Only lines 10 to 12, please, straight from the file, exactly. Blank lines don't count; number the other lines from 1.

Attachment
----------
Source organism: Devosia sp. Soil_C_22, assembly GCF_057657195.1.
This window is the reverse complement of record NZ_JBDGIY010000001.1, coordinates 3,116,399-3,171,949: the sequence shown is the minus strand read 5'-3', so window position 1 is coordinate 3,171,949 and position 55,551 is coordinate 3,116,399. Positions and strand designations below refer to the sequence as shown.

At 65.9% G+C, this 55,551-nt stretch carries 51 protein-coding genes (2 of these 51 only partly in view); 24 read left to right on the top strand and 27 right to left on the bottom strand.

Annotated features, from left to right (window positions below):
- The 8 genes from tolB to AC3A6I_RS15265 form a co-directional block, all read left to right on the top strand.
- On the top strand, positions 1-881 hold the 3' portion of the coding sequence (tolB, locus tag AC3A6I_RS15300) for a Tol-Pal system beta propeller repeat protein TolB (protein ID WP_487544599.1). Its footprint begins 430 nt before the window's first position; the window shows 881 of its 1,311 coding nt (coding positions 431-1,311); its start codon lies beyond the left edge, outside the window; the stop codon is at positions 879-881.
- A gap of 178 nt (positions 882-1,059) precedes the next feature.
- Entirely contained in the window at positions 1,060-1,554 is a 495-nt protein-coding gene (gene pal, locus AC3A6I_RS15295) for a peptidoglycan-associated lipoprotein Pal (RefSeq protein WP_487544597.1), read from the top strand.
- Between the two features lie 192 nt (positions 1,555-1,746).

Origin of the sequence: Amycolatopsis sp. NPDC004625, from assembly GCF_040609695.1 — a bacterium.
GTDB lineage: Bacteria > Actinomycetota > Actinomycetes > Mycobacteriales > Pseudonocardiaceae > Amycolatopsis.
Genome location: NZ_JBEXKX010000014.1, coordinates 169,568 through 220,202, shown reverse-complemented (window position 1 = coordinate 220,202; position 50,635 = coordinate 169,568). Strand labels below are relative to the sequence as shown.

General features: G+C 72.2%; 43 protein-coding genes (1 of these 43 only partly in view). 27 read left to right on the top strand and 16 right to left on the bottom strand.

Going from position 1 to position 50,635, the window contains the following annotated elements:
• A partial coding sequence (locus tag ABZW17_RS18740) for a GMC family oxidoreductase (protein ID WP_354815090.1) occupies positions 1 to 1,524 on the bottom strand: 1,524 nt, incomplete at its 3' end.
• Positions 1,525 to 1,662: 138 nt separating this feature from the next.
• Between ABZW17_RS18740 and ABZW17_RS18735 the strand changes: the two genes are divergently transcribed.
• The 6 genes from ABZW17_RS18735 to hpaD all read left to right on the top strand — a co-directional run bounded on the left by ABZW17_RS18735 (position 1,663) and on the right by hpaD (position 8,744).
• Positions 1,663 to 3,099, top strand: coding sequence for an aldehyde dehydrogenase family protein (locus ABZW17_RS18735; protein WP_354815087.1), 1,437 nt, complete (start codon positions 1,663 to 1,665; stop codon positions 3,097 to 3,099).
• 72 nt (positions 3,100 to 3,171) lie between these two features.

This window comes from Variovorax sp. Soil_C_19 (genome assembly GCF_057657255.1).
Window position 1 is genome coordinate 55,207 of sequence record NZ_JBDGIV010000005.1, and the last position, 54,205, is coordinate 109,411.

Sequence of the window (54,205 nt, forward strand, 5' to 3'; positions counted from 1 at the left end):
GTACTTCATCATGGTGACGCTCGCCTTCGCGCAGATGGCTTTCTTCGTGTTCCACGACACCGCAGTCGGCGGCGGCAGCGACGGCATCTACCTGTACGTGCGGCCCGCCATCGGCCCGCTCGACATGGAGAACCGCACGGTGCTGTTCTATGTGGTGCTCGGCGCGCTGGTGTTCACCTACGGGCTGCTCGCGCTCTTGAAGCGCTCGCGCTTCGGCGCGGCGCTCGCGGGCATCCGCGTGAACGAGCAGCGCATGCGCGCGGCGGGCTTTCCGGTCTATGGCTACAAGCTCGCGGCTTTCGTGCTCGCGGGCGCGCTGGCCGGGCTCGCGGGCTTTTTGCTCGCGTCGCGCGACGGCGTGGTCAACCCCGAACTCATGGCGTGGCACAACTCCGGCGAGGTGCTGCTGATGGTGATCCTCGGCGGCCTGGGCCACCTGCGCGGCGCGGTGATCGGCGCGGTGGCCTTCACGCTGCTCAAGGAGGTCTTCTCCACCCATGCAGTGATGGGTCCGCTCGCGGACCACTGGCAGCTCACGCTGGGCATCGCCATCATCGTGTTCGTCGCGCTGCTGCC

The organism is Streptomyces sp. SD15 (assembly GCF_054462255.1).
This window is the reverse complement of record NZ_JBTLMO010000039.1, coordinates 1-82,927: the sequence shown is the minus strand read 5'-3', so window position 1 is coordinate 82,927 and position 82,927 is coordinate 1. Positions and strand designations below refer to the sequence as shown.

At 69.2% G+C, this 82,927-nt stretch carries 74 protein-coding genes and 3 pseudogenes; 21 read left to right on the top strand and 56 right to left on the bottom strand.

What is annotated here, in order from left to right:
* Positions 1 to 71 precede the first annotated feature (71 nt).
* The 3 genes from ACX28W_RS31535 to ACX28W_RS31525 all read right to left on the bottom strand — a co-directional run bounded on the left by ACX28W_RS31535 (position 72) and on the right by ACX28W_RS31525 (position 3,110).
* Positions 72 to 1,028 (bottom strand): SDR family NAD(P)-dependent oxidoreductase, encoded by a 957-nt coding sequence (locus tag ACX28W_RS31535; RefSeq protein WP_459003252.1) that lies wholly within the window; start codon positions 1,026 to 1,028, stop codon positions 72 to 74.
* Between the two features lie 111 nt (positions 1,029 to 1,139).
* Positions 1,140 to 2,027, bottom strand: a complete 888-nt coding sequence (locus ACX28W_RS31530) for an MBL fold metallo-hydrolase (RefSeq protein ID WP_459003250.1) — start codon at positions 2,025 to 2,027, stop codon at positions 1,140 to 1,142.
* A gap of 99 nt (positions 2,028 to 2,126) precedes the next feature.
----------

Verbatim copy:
Origin of the sequence: Amycolatopsis sp. NPDC004625, from assembly GCF_040609695.1 — a bacterium.
GTDB lineage: Bacteria > Actinomycetota > Actinomycetes > Mycobacteriales > Pseudonocardiaceae > Amycolatopsis.
Genome location: NZ_JBEXKX010000014.1, coordinates 169,568 through 220,202, shown reverse-complemented (window position 1 = coordinate 220,202; position 50,635 = coordinate 169,568). Strand labels below are relative to the sequence as shown.